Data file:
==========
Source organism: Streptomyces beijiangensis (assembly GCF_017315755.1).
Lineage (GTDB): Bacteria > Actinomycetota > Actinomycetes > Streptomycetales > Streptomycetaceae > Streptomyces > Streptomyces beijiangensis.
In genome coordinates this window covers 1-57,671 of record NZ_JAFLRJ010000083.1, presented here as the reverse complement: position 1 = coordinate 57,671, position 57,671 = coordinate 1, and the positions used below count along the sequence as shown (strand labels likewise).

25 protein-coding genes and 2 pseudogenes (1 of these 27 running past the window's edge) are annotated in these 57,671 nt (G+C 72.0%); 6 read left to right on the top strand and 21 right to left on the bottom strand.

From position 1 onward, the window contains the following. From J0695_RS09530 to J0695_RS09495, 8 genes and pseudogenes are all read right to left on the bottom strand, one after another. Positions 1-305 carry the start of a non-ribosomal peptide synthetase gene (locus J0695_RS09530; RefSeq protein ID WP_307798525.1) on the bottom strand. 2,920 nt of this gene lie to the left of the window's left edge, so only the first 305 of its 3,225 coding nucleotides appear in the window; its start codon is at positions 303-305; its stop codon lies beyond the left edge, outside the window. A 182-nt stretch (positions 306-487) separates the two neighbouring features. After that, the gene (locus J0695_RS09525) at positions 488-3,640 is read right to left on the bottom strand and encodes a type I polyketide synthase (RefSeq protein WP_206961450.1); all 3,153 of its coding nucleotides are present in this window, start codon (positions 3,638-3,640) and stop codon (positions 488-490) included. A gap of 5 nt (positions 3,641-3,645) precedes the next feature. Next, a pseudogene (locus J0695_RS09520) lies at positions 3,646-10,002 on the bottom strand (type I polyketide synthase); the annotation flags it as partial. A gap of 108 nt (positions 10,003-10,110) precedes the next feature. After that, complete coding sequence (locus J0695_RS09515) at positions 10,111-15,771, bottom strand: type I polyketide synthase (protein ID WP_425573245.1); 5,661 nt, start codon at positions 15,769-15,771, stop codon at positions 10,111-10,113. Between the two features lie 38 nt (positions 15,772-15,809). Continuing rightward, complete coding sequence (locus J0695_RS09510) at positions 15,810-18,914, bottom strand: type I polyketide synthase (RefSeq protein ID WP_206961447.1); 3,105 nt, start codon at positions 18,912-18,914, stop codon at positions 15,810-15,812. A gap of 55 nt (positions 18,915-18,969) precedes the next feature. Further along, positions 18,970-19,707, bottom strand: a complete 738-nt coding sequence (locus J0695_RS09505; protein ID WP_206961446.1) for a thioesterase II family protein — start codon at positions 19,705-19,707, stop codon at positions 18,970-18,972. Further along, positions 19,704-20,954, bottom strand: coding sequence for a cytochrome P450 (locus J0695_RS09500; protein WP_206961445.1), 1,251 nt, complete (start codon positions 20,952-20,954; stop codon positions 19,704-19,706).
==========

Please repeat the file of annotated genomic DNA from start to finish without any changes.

Source organism: Streptomyces beijiangensis (assembly GCF_017315755.1).
Lineage (GTDB): Bacteria > Actinomycetota > Actinomycetes > Streptomycetales > Streptomycetaceae > Streptomyces > Streptomyces beijiangensis.
In genome coordinates this window covers 1-57,671 of record NZ_JAFLRJ010000083.1, presented here as the reverse complement: position 1 = coordinate 57,671, position 57,671 = coordinate 1, and the positions used below count along the sequence as shown (strand labels likewise).

25 protein-coding genes and 2 pseudogenes (1 of these 27 running past the window's edge) are annotated in these 57,671 nt (G+C 72.0%); 6 read left to right on the top strand and 21 right to left on the bottom strand.

From position 1 onward, the window contains the following. From J0695_RS09530 to J0695_RS09495, 8 genes and pseudogenes are all read right to left on the bottom strand, one after another. Positions 1-305 carry the start of a non-ribosomal peptide synthetase gene (locus J0695_RS09530; RefSeq protein ID WP_307798525.1) on the bottom strand. 2,920 nt of this gene lie to the left of the window's left edge, so only the first 305 of its 3,225 coding nucleotides appear in the window; its start codon is at positions 303-305; its stop codon lies beyond the left edge, outside the window. A 182-nt stretch (positions 306-487) separates the two neighbouring features. After that, the gene (locus J0695_RS09525) at positions 488-3,640 is read right to left on the bottom strand and encodes a type I polyketide synthase (RefSeq protein WP_206961450.1); all 3,153 of its coding nucleotides are present in this window, start codon (positions 3,638-3,640) and stop codon (positions 488-490) included. A gap of 5 nt (positions 3,641-3,645) precedes the next feature. Next, a pseudogene (locus J0695_RS09520) lies at positions 3,646-10,002 on the bottom strand (type I polyketide synthase); the annotation flags it as partial. A gap of 108 nt (positions 10,003-10,110) precedes the next feature. After that, complete coding sequence (locus J0695_RS09515) at positions 10,111-15,771, bottom strand: type I polyketide synthase (protein ID WP_425573245.1); 5,661 nt, start codon at positions 15,769-15,771, stop codon at positions 10,111-10,113. Between the two features lie 38 nt (positions 15,772-15,809). Continuing rightward, complete coding sequence (locus J0695_RS09510) at positions 15,810-18,914, bottom strand: type I polyketide synthase (RefSeq protein ID WP_206961447.1); 3,105 nt, start codon at positions 18,912-18,914, stop codon at positions 15,810-15,812. A gap of 55 nt (positions 18,915-18,969) precedes the next feature. Further along, positions 18,970-19,707, bottom strand: a complete 738-nt coding sequence (locus J0695_RS09505; protein ID WP_206961446.1) for a thioesterase II family protein — start codon at positions 19,705-19,707, stop codon at positions 18,970-18,972. Further along, positions 19,704-20,954, bottom strand: coding sequence for a cytochrome P450 (locus J0695_RS09500; protein WP_206961445.1), 1,251 nt, complete (start codon positions 20,952-20,954; stop codon positions 19,704-19,706).